Alpine Archaeology-Blog, e-learning and archaeological methods and techniques

From today the Alpine Archaeology-Blog is up and running. The Department of Pre- and Protohistory of the University of Zürich, Switzerland has got a long history in teaching and researching the archaeology of mountainous areas. There are e.g. the Leventina Project (Della Casa, in press, Hess et al., 2010) and the projects in the Andes by my collaegues M. Kolb-Godoy Allende and P. Fux (Fux, 2007) and colleagues. A current example is the “Rückwege” project in the Silvretta (Reitmaier, 2009, Reitmaier, 2010, Reitmaier and Walser, 2008).

During the 2010 autumn semester almost all taught courses will be solely devoted to Alpine Archaeology. As part of this alpine semester I will be teaching an e-learning course on the methods and techniques of archaeological research in alpine environments. To be able to enhance not only this course, but the learning and teaching experience throughout the department (for lecturers and students alike) we decided to start a blog. All students and teaching personal are encouraged to use this blog to exchange knowledge, document their work and have fun posting and reading the blog.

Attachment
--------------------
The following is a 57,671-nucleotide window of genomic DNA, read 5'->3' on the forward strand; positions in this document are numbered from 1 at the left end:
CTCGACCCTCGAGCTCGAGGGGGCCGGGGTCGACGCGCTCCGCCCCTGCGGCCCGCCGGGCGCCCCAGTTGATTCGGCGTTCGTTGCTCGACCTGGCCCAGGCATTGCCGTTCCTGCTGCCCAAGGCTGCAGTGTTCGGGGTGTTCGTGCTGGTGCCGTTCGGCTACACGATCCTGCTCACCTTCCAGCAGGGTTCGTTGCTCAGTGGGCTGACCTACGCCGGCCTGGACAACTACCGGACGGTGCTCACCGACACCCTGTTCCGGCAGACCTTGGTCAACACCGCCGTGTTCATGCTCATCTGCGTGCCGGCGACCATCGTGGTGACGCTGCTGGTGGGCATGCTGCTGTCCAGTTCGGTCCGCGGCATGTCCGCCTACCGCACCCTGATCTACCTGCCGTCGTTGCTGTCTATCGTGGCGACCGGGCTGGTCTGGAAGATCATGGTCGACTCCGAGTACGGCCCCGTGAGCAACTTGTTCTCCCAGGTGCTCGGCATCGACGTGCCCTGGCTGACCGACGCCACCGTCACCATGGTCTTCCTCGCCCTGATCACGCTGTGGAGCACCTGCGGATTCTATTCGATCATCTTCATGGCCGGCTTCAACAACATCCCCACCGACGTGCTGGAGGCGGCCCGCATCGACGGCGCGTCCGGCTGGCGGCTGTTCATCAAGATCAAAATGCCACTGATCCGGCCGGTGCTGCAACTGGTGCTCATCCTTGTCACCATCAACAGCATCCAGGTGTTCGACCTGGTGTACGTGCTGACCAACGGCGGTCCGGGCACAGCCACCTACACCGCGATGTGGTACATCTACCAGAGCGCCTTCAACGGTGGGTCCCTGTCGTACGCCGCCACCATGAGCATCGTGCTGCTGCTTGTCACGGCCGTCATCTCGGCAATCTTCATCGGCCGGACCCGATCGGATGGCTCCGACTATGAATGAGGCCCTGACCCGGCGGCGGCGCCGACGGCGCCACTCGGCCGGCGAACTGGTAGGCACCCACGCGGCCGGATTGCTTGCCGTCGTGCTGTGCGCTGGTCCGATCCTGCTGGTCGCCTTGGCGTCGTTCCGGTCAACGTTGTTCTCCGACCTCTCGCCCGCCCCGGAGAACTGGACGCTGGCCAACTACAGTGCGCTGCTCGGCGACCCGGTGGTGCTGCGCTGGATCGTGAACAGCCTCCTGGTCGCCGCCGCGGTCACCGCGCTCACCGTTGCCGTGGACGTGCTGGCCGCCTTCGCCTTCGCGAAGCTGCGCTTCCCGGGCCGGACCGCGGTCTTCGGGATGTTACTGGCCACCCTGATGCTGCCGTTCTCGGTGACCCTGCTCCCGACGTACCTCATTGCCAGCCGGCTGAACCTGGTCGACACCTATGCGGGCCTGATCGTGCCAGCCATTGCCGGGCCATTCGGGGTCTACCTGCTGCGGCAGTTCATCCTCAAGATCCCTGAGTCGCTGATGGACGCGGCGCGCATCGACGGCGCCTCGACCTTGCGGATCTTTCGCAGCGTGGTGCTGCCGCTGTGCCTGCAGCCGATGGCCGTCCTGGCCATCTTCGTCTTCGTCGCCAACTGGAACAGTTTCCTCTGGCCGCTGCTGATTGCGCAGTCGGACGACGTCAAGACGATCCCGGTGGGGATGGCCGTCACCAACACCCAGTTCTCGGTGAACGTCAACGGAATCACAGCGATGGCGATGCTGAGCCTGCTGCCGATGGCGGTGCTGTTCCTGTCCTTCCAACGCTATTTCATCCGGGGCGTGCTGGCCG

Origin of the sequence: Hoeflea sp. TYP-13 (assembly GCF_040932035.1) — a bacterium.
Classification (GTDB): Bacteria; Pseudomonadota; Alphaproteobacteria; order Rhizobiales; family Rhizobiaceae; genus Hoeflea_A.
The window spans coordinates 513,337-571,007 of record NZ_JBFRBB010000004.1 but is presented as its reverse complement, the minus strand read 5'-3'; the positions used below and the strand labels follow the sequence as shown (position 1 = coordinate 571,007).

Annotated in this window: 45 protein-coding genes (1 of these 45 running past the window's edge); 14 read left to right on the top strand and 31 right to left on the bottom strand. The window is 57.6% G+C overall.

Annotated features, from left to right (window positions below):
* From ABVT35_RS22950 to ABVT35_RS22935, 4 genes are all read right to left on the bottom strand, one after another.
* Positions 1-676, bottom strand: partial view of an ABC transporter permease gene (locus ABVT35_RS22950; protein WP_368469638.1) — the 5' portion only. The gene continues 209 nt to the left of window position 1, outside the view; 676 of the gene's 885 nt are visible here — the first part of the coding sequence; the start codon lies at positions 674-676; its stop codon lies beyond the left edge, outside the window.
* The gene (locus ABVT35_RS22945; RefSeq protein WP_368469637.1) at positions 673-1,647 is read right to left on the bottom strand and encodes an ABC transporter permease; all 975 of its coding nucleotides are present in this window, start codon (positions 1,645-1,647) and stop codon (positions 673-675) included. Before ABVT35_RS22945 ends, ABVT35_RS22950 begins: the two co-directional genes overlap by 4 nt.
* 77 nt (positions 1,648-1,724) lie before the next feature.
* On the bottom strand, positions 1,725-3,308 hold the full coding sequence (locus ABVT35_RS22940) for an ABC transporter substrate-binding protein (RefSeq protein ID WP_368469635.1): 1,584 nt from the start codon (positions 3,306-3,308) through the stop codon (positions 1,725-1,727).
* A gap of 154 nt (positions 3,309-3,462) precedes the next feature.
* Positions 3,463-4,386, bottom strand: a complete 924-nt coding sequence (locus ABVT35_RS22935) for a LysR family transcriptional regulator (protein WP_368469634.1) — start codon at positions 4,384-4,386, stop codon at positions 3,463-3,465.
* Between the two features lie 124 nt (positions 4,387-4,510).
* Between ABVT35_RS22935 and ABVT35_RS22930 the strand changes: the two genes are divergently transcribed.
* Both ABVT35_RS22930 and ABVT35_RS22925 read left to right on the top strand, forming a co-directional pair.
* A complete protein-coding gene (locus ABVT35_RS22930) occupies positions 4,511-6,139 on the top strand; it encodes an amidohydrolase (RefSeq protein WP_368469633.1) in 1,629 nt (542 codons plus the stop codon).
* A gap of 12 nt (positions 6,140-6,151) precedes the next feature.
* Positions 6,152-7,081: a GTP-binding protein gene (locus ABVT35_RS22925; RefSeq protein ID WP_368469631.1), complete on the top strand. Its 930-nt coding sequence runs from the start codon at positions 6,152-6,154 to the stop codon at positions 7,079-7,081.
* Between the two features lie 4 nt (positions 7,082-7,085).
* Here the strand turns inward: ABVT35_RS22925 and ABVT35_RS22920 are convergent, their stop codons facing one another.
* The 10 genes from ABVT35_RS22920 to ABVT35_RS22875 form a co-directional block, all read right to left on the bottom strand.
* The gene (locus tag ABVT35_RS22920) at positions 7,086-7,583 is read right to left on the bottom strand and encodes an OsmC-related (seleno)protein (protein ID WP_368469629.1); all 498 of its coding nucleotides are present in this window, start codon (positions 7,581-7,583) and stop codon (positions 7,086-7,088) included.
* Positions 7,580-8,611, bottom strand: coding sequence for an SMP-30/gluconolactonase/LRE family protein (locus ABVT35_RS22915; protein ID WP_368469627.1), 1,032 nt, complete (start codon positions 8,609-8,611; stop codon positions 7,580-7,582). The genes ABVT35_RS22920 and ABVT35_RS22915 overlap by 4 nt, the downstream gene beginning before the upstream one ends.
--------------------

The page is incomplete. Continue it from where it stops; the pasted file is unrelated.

Both the blog and the e-learning course will be an experiment in how to integrate digital media into teaching. Of course, we are not the first to do this. C. Morgan is organising a session on blogs and archaeology in April 2011 at the SAA-meeting in Sacremanto. She has also written about using Tumblr in teaching on her blog. Interesting is also the study of the UC Berkeley about digital media in education she mentioned: Assessing the Future Landscape of Scholarly Communication: An Exploration of Faculty Values and Needs in Seven Disciplines. One of the subjects looked at was archaeology. At Neuroanthropology they have also used the blog at a teaching-tool, albeit, it seems, in a different way. Students have been inviteds to use the blog as  a publishing/communicating tool, whereas our Alpinearcharchaeology-blog might turn out to be more of a mix between the serious science-writing and less formal posting. Mick Morrison writes about flexible delivery teaching and the use of the www. (Also have a look at the Flinders Archaeology Blog.) His suggestions are not far from what the OLAT-platform, that we use at the University of Zürich, does but this is not public and a little more structured. However, I do aim to use certain web-based media in the course.

The application of modern media and blogs in teaching should have some added value, by making the teaching more interactive and thus intensifying and diversifying the engagement of student and teacher with the material through new activities and visualisation and communication of the scientific material.

A course on archaeological methods and techniques should of course be partly hands-on. However, much of that already happens on teaching digs. Besides, sadly, we simply do not have enough resources to do much more there.